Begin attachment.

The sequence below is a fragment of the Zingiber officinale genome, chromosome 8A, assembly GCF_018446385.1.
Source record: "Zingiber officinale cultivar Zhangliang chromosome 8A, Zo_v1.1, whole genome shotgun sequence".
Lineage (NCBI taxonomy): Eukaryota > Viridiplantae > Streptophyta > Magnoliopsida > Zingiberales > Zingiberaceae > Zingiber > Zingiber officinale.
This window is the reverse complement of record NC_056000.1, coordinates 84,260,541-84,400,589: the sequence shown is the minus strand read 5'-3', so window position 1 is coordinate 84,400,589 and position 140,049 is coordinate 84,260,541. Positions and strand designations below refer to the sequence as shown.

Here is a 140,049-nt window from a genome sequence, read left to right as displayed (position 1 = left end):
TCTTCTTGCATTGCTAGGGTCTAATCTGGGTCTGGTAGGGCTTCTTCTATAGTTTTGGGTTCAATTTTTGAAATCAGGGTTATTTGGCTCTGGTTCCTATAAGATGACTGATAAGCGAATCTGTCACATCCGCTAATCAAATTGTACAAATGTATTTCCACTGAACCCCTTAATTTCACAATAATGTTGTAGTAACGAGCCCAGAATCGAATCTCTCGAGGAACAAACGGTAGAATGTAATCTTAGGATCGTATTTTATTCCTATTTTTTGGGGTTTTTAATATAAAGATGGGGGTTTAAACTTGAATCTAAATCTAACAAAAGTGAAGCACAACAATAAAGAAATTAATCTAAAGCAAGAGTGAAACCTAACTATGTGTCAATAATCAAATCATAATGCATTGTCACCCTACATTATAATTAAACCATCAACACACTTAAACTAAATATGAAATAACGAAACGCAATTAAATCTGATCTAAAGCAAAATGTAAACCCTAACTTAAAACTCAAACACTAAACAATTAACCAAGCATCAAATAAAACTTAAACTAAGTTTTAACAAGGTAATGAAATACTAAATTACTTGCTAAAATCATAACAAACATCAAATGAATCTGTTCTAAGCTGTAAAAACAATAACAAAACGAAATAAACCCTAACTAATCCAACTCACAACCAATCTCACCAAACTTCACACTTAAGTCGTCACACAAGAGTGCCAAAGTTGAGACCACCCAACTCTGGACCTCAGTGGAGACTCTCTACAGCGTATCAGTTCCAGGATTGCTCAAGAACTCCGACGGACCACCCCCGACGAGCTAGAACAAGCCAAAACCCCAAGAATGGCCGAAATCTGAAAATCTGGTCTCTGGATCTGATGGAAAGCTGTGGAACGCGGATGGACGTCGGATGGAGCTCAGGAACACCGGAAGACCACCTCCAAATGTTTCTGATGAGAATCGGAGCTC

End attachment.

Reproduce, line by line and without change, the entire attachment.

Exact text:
The sequence below is a fragment of the Zingiber officinale genome, chromosome 8A, assembly GCF_018446385.1.
Source record: "Zingiber officinale cultivar Zhangliang chromosome 8A, Zo_v1.1, whole genome shotgun sequence".
Lineage (NCBI taxonomy): Eukaryota > Viridiplantae > Streptophyta > Magnoliopsida > Zingiberales > Zingiberaceae > Zingiber > Zingiber officinale.
This window is the reverse complement of record NC_056000.1, coordinates 84,260,541-84,400,589: the sequence shown is the minus strand read 5'-3', so window position 1 is coordinate 84,400,589 and position 140,049 is coordinate 84,260,541. Positions and strand designations below refer to the sequence as shown.

Here is a 140,049-nt window from a genome sequence, read left to right as displayed (position 1 = left end):
TCTTCTTGCATTGCTAGGGTCTAATCTGGGTCTGGTAGGGCTTCTTCTATAGTTTTGGGTTCAATTTTTGAAATCAGGGTTATTTGGCTCTGGTTCCTATAAGATGACTGATAAGCGAATCTGTCACATCCGCTAATCAAATTGTACAAATGTATTTCCACTGAACCCCTTAATTTCACAATAATGTTGTAGTAACGAGCCCAGAATCGAATCTCTCGAGGAACAAACGGTAGAATGTAATCTTAGGATCGTATTTTATTCCTATTTTTTGGGGTTTTTAATATAAAGATGGGGGTTTAAACTTGAATCTAAATCTAACAAAAGTGAAGCACAACAATAAAGAAATTAATCTAAAGCAAGAGTGAAACCTAACTATGTGTCAATAATCAAATCATAATGCATTGTCACCCTACATTATAATTAAACCATCAACACACTTAAACTAAATATGAAATAACGAAACGCAATTAAATCTGATCTAAAGCAAAATGTAAACCCTAACTTAAAACTCAAACACTAAACAATTAACCAAGCATCAAATAAAACTTAAACTAAGTTTTAACAAGGTAATGAAATACTAAATTACTTGCTAAAATCATAACAAACATCAAATGAATCTGTTCTAAGCTGTAAAAACAATAACAAAACGAAATAAACCCTAACTAATCCAACTCACAACCAATCTCACCAAACTTCACACTTAAGTCGTCACACAAGAGTGCCAAAGTTGAGACCACCCAACTCTGGACCTCAGTGGAGACTCTCTACAGCGTATCAGTTCCAGGATTGCTCAAGAACTCCGACGGACCACCCCCGACGAGCTAGAACAAGCCAAAACCCCAAGAATGGCCGAAATCTGAAAATCTGGTCTCTGGATCTGATGGAAAGCTGTGGAACGCGGATGGACGTCGGATGGAGCTCAGGAACACCGGAAGACCACCTCCAAATGTTTCTGATGAGAATCGGAGCTC